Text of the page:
With hackers and the security research community constantly finding new ways to break every piece of software that touches the Internet, it’s easy to get lost in the endless cycle of hacks and patches and hacks. But one team of Googlers and academic researchers has stepped back from that cycle to take a broader view of the maelstrom of scams, fraud and theft online. The result is a portrait of the digital underworld that goes beyond the traditional idea of corporate security to sketch the entire supply chain of online crime from hacking accounts to cashing out—focusing on where that chain can be weakened or snapped.
In a research paper published Thursday on Google’s security blog, a group of researchers from Google’s fraud and abuse group and six universities pulled together a kind of meta-study on the anatomy of the cybercriminal underground, focusing on illicit sub-industries like spam, click fraud, scareware, ransomware, and credit card theft. None of the data in the paper is new. Instead, it reviews years of existing cybercrime research to look for patterns and methods of disrupting those illicit schemes. The researchers’ conclusion—perhaps a surprising one for a company as focused on technical security and engineering as Google—is that nuts-and-bolts technological security isn’t enough for a company seeking to protect its users. Putting an actual dent in the cybercriminal economy requires using legal and economic strategies to directly attack the weakest points in its infrastructure: everything from botnet takedowns to payment processing.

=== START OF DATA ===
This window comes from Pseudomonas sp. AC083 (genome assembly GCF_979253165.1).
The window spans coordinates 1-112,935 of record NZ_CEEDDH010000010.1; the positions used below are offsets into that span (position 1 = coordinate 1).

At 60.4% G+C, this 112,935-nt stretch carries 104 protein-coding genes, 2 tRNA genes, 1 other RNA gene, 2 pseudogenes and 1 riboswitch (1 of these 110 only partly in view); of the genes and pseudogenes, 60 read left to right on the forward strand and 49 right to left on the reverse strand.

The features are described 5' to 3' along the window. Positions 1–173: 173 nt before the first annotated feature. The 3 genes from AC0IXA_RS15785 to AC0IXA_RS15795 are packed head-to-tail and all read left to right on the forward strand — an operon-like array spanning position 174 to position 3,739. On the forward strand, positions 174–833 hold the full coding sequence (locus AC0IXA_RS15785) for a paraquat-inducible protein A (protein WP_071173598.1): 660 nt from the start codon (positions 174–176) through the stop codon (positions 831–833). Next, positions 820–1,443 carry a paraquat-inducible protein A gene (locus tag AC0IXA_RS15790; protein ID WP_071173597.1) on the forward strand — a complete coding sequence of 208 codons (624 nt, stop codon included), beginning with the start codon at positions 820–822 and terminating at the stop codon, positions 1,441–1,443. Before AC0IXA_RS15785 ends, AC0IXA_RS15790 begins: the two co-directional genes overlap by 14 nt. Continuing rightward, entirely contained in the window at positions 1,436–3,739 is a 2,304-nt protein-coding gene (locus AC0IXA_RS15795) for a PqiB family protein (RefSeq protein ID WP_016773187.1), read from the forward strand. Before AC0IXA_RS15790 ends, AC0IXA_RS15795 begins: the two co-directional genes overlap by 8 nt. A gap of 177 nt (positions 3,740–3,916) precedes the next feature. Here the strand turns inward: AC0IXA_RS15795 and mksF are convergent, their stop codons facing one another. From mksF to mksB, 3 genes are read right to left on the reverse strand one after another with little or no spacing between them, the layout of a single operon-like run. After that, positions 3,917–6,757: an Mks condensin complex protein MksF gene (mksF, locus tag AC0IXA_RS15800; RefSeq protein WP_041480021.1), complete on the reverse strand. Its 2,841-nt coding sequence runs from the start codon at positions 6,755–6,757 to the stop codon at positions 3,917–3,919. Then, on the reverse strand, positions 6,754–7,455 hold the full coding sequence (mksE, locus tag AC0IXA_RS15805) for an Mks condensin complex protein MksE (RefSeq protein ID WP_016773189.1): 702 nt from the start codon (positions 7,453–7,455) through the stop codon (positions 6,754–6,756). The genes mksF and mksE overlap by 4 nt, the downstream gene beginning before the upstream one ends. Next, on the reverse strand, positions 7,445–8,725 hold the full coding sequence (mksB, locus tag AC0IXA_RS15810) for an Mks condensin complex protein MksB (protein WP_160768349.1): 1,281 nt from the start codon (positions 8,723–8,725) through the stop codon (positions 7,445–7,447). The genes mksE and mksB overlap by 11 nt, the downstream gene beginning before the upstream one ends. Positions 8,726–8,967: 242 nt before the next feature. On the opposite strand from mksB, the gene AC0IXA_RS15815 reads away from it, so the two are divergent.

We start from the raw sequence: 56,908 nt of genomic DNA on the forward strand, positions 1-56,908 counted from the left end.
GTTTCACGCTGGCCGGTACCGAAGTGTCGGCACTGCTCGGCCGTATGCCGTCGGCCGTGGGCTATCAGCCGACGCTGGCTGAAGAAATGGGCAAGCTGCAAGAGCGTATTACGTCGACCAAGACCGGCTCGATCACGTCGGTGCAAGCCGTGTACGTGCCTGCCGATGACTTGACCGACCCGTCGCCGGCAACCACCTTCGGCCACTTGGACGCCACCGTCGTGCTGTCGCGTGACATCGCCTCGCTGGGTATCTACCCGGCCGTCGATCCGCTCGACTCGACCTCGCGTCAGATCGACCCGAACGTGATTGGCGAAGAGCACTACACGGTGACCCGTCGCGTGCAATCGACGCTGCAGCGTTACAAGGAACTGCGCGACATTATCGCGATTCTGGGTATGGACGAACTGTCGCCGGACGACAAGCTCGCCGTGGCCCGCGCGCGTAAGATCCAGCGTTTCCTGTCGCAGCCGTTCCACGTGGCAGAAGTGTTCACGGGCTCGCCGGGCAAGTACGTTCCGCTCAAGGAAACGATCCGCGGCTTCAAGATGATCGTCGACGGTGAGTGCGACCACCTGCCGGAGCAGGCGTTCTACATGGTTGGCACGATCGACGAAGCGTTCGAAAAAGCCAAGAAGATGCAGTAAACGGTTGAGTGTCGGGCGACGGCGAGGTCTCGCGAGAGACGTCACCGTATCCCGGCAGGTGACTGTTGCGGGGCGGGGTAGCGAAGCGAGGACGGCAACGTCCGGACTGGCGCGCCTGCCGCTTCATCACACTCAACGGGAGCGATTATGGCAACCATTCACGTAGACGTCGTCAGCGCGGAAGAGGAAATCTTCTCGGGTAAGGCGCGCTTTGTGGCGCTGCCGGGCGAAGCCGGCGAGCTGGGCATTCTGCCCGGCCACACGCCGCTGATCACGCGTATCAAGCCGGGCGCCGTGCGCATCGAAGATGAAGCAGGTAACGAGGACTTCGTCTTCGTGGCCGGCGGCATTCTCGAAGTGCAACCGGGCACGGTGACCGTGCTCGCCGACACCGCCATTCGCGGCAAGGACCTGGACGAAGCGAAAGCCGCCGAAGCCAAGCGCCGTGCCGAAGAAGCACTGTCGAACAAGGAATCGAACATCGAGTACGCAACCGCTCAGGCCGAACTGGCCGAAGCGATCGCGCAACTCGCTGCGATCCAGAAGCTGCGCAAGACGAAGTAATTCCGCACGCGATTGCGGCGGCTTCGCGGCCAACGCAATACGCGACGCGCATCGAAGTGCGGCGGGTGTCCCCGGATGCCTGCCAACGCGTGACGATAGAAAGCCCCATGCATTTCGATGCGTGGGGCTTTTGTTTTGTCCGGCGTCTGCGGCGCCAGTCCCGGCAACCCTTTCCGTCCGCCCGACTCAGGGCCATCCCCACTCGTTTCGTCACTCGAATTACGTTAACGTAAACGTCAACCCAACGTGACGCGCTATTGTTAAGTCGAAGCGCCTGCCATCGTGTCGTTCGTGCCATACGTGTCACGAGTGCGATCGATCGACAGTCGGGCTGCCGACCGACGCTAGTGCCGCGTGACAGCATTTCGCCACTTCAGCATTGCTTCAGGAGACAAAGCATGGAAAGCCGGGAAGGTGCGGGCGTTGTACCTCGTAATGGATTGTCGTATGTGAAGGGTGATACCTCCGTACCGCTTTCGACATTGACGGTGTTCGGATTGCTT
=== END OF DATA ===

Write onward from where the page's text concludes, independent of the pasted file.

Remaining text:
Nuts-and-bolts technological security isn’t enough for a company seeking to protect its users.
“Our biggest takeaway is that though a lot of these problems seem intractable from a technical perspective, if you look at this from the supply chain and an economic light, they become solvable,” says Kurt Thomas, one of Google’s authors on the study. “We wanted to collaborate with external researchers to figure out exactly how criminals make money from the black market and identify their brittle infrastructure that’s cost sensitive. If you raise those costs, you disrupt credit card fraud, spam, or these other forms of abuse.”
WIRED spoke with Thomas, his fellow Google researcher Elie Bursztein, as well as their co-authors from New York University and the Universities of California at San Diego and Santa Barbara to ask them to pull a few lessons out of their sweeping study of the Internet’s underbelly. Here are their recommendations:
Use the Black Market As A Mirror for Your Security
Rather than endlessly bolster security against imagined threats, the researchers recommend that companies infiltrate the online black markets inhabited by the actual criminals exploiting their systems. There they can see their own stolen data and hijacked or bot-operated accounts being sold and even track those commodities’ prices. Thomas and Burzstein say that they closely follow the price of the bot-controlled Google accounts used for everything from YouTube and Chrome web store spam to fake reviews of malicious Android apps to hosting phishing sites on Google Drive. (They declined, however, to name the actual cybercriminal markets that they monitor.)